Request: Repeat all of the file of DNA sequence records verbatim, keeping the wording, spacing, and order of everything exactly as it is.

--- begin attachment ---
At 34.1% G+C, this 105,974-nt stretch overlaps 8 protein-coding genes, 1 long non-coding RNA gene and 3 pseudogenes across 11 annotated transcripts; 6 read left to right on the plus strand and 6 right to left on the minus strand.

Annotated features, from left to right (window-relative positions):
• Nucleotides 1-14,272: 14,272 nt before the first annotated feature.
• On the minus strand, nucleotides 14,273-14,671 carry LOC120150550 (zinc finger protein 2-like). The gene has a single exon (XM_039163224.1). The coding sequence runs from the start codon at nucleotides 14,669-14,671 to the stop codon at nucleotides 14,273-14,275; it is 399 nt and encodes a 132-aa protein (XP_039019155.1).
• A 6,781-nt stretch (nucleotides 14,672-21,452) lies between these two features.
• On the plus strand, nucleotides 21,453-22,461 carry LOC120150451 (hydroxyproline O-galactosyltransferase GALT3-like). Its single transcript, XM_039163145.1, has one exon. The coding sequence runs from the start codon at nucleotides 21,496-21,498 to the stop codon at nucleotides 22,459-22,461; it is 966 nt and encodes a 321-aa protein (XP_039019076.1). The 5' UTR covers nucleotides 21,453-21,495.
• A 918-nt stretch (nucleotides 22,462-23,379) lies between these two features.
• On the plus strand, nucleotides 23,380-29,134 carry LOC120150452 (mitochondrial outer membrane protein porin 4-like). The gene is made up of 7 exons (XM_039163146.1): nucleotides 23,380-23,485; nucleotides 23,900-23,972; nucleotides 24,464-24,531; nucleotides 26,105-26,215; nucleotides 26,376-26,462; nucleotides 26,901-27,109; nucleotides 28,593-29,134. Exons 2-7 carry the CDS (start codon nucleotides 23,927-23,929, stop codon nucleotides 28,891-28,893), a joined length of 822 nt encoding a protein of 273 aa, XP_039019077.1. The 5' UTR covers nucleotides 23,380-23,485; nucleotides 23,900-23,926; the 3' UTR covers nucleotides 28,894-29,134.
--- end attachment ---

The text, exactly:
At 34.1% G+C, this 105,974-nt stretch overlaps 8 protein-coding genes, 1 long non-coding RNA gene and 3 pseudogenes across 11 annotated transcripts; 6 read left to right on the plus strand and 6 right to left on the minus strand.

Annotated features, from left to right (window-relative positions):
• Nucleotides 1-14,272: 14,272 nt before the first annotated feature.
• On the minus strand, nucleotides 14,273-14,671 carry LOC120150550 (zinc finger protein 2-like). The gene has a single exon (XM_039163224.1). The coding sequence runs from the start codon at nucleotides 14,669-14,671 to the stop codon at nucleotides 14,273-14,275; it is 399 nt and encodes a 132-aa protein (XP_039019155.1).
• A 6,781-nt stretch (nucleotides 14,672-21,452) lies between these two features.
• On the plus strand, nucleotides 21,453-22,461 carry LOC120150451 (hydroxyproline O-galactosyltransferase GALT3-like). Its single transcript, XM_039163145.1, has one exon. The coding sequence runs from the start codon at nucleotides 21,496-21,498 to the stop codon at nucleotides 22,459-22,461; it is 966 nt and encodes a 321-aa protein (XP_039019076.1). The 5' UTR covers nucleotides 21,453-21,495.
• A 918-nt stretch (nucleotides 22,462-23,379) lies between these two features.
• On the plus strand, nucleotides 23,380-29,134 carry LOC120150452 (mitochondrial outer membrane protein porin 4-like). The gene is made up of 7 exons (XM_039163146.1): nucleotides 23,380-23,485; nucleotides 23,900-23,972; nucleotides 24,464-24,531; nucleotides 26,105-26,215; nucleotides 26,376-26,462; nucleotides 26,901-27,109; nucleotides 28,593-29,134. Exons 2-7 carry the CDS (start codon nucleotides 23,927-23,929, stop codon nucleotides 28,891-28,893), a joined length of 822 nt encoding a protein of 273 aa, XP_039019077.1. The 5' UTR covers nucleotides 23,380-23,485; nucleotides 23,900-23,926; the 3' UTR covers nucleotides 28,894-29,134.